From ancient times to the present, politicians, bureaucrats, and interest groups have gained resources and control over the public by playing to peoples fears of various crises and by offering solutions that often only make problems worse.
Lecture presented by Robert Higgs at the Ludwig von Mises Institute's 25th Anniversary Celebration in New York City; 12-13 October 2007. This celebratory event discusses the legacy of Ludwig von Mises, his students such as Murray Rothbard, and the movement Mises inspired. http://mises.org
The gala reception and presentation of the Thomas S. Szasz Awards for Outstanding Contributions to the Cause of Civil Liberties to Robert Higgs and Robert Spillane, followed by a special forum featuring Dr. Higgs on Liberty and Leviathan, based on his acclaimed book, Depression, War, and Cold War (Oxford University Press).
Thomas S. Szasz
The Thomas S. Szasz Award is a tribute conferred annually by the Center for Independent Thought for the avocation of civil liberties and to encourage others to work to protect personal autonomy from state encroachment.
Senior Fellow, The Independent Institute.
Winner, 2006 Thomas S. Szasz Award, General Award.
Author, Depression, War, and Cold War, Against Leviathan, and Crisis and Leviathan.
Professor of Management Macquarie University Australia.
Winner, 2006 Thomas S. Szasz Award, Professional Award.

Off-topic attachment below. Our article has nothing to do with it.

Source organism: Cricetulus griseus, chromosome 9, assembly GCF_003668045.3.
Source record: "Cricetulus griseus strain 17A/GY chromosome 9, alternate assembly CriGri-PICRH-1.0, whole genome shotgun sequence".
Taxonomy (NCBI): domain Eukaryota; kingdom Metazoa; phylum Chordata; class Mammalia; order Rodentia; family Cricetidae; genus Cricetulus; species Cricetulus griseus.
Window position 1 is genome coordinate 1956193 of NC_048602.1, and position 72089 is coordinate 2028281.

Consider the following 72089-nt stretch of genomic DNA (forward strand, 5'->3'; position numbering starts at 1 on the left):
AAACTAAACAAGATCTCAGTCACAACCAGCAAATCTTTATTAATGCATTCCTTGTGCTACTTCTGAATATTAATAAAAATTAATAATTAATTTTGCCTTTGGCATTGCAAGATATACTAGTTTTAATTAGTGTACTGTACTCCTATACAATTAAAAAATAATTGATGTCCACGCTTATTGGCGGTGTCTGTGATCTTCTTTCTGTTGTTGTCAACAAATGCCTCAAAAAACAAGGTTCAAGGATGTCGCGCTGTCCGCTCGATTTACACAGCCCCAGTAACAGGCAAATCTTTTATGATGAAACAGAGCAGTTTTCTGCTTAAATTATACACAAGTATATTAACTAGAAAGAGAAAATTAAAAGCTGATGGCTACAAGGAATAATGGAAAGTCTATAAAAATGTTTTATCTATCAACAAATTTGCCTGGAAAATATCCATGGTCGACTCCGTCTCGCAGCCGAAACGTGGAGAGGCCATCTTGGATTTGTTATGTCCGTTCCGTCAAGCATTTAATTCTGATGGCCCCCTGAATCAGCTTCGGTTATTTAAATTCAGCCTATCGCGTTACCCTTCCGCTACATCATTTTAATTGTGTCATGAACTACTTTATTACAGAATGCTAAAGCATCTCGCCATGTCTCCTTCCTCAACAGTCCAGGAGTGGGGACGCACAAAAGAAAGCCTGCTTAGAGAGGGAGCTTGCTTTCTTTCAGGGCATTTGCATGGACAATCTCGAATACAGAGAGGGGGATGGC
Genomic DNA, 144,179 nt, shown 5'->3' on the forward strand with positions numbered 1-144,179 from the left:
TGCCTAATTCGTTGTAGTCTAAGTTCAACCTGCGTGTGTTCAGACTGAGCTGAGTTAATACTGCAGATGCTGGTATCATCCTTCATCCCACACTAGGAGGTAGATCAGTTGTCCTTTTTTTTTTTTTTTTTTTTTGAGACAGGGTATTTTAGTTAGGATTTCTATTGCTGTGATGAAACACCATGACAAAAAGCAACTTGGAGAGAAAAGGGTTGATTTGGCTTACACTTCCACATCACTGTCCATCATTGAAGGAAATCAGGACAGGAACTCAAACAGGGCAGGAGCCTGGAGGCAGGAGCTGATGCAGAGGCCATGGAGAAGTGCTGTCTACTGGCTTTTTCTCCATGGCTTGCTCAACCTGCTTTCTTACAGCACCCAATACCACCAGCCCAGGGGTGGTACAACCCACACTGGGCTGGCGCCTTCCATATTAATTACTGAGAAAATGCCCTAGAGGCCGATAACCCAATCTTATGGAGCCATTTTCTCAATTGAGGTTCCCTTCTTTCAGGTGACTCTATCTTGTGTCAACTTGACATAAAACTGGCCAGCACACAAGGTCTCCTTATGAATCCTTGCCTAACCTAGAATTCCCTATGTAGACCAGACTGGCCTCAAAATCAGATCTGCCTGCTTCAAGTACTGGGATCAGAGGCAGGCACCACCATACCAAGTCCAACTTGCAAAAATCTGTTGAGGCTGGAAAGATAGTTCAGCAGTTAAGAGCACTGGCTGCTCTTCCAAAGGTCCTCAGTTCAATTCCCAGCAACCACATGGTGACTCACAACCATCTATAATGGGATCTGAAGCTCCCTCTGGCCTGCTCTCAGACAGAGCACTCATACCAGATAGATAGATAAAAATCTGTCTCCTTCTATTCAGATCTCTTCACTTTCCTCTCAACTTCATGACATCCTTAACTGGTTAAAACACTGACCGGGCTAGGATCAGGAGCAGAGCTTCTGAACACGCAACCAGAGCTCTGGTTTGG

Andrea Millen Rich
President, Center for Independent Thought
David J. Theroux
Founder and President, The Independent Institute
The reception and presentation of the Thomas S. Szasz Awards for Outstanding Contributions to the Cause of Civil Liberties to Robert Higgs and Robert Spillane, followed by a special forum featuring Dr. Higgs on Liberty and Leviathan.
Many people have wondered how technological progress will affect political, economic, and civil freedoms. With the rise of encryption software, the National Security Agency's Echelon worldwide surveillance system, and the FBI's Carnivore e-mail snooping program, this subject is no longer the exclusive domain of speculative thinkers or futurists, it is the subject of intense public-policy debate. Will privacy-enhancing technology improve faster than privacy-threatening technology? Should the government mandate privacy standards? Should it enforce contracts in cyberspace, or would private law do a better job? Economist, physicist, and legal scholar David Friedman discussed these and related questions about technological change and the case for and against government involvement.